Addendum on Suicide and Other Difficult Subjects

Sufi in boat

Addendum on Suicide and Other Difficult Subjects:

I wrote a longer piece just after the death of Robin Williams. I think it was a good piece, it led to a lot of conversation. It appeared in the newspaper. In it I made no great claim to understand what happened to him, only I knew this for certain: he died alone. From that came a strategy: basically, talk talk more talk.

Not long after I wrote that piece, we did a community teaching on suicide. In that teaching, I offered up this pledge:

What to do, that’s always the question. Start with talk and more talk, real talk about real problems. We did that with drug addiction starting over thirty years ago, we need to do that with depression and suicide and the other challenges to life that dwell within, the inner world when it goes dark. Take up a candle, light it, give that light to someone else. Don’t let nobody go dark on our watch.

I wrote this pledge, and I took it:

The Pledge

1) I pledge to bring someone in. If I light a candle, I will share the light.
2) I will be a reminder in every way I can to my family, friends, and community: we have these problems, they are difficult, but there is no shame attached to them and we live in a Big Tent.
3) We can live with our problems.
4) I pledge to break the *shanda* barrier, which means:
5) Talk, talk, and more talk.
6) I pledge to remind my community that we are working our problems, that being secret may be part of the problem, therefore:
7) I will not practice aloneness. I will talk with somebody. I will pick up the telephone.

*shanda* means shame
there is none

Then there was this piece, from a sad talk I gave some years ago. All these pieces increase in relevance.

From Eulogy for a Young Man

And then sometimes he went only within. He didn’t go outside, he went inside and you have to have been there, you have to have gone into a darkness within, you have to have spent some time there to know that when you visit there, even briefly, something can happen.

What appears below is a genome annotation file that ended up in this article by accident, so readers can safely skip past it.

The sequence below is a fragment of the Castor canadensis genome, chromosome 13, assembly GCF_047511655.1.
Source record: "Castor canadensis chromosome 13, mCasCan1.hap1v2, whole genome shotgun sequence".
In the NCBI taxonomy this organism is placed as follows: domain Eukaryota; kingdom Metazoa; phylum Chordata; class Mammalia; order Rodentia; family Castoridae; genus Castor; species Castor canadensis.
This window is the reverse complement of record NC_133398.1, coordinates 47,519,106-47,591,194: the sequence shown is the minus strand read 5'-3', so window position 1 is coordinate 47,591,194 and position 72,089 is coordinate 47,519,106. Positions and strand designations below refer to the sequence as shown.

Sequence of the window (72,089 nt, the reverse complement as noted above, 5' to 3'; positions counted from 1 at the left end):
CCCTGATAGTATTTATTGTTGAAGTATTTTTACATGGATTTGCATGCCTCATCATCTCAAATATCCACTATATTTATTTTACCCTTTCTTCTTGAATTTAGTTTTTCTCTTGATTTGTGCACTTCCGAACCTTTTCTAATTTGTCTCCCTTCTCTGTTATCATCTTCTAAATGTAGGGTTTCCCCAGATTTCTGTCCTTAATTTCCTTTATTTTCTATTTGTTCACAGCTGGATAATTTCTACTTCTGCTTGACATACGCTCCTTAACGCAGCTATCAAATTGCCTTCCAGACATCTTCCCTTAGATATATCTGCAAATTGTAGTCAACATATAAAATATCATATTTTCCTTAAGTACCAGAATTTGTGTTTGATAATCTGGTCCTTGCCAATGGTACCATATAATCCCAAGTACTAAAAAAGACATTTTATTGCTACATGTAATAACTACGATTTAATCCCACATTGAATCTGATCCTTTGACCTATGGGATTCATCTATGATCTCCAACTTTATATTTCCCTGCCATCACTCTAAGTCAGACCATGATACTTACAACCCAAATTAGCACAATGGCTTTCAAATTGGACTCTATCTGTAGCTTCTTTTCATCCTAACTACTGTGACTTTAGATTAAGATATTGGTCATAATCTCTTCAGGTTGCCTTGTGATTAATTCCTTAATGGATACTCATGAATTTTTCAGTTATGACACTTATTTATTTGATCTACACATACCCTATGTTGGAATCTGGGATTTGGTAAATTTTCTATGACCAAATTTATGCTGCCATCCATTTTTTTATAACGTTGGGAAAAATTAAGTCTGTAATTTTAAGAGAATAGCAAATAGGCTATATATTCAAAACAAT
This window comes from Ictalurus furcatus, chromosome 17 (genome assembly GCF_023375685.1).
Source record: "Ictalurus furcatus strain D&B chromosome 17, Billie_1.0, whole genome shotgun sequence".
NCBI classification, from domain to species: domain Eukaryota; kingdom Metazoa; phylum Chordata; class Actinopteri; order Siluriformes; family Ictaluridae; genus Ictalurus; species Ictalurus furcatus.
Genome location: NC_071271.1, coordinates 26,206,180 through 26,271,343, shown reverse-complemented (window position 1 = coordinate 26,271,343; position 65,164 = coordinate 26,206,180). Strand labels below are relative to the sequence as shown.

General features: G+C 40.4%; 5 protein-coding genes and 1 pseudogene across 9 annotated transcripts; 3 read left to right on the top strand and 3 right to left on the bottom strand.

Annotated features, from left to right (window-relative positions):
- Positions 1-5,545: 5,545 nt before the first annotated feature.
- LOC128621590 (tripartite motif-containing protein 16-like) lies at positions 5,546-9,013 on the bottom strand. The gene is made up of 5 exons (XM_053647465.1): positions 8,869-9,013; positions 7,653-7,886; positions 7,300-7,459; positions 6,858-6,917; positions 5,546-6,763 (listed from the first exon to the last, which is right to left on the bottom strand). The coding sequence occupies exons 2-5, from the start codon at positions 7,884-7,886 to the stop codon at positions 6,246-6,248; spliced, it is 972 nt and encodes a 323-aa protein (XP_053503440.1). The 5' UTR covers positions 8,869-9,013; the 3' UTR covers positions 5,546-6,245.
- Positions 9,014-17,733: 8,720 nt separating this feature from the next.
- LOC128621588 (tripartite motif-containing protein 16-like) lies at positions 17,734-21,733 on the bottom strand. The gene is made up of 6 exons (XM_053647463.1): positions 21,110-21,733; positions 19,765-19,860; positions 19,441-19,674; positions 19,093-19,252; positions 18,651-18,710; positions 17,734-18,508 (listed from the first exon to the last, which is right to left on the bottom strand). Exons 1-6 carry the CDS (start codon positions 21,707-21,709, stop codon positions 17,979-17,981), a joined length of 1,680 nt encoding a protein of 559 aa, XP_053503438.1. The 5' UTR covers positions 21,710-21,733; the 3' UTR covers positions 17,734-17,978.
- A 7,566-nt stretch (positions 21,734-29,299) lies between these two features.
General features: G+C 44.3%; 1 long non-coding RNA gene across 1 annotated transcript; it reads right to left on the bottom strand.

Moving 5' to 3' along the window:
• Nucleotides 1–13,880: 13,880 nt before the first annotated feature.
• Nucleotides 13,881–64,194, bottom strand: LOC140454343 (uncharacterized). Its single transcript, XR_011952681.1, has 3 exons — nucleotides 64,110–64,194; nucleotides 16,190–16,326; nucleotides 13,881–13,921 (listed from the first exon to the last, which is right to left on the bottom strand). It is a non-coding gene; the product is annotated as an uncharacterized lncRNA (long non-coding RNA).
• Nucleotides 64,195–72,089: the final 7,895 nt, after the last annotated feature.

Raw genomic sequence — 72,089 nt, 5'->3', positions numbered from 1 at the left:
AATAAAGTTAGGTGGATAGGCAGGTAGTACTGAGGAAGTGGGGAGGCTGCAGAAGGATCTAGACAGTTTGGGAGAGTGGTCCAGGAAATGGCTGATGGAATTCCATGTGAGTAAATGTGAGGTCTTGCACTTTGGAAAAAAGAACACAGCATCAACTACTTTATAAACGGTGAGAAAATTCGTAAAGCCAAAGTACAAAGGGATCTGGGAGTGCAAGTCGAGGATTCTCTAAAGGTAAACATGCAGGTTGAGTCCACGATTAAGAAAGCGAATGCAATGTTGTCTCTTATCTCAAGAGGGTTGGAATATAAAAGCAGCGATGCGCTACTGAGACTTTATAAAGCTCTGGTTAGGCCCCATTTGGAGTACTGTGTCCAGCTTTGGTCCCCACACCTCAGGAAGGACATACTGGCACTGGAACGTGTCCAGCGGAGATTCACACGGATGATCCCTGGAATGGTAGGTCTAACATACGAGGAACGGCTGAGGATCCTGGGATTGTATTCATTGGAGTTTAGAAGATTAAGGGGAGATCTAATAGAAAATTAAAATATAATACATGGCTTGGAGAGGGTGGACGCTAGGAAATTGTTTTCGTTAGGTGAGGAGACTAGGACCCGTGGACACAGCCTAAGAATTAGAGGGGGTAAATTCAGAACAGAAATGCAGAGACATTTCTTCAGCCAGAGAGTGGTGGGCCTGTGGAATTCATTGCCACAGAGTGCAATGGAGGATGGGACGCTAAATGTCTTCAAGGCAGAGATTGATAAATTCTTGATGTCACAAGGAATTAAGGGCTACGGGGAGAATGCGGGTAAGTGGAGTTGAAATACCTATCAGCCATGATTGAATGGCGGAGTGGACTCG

It is not a well-understood place and it is not well lit. It can happen in twenty minutes of a swing down¬ward, the overwhelming sense of futility and pain and helplessness that you have to have been there to understand this least understood part of the most private world of especially creative people, you have to have been there to understand that you can visit there and not come back so easily.

You may not come back at all.

Sometimes even with the best help, the best family, the most supportive friends, the most understanding community, you may not touch that darkness, sometimes it is something that cannot be penetrated and not easily dissipated and you have to have been there to really understand that but that’s the way it is. It happens.

For those of us who do understand, we have to start telling people what it’s like, help other people understand, let everyone know so we can treat each other with kindness, above all, kindness and gentleness and understanding and respect and without judgment, without judgment for the problem, and be easy on ourselves for not knowing, for not having known, for having done this or done that, we have to treat ourselves with kindness and with mercy because it’s right and we need to heal. And we will only heal with mercy.

james stone goodman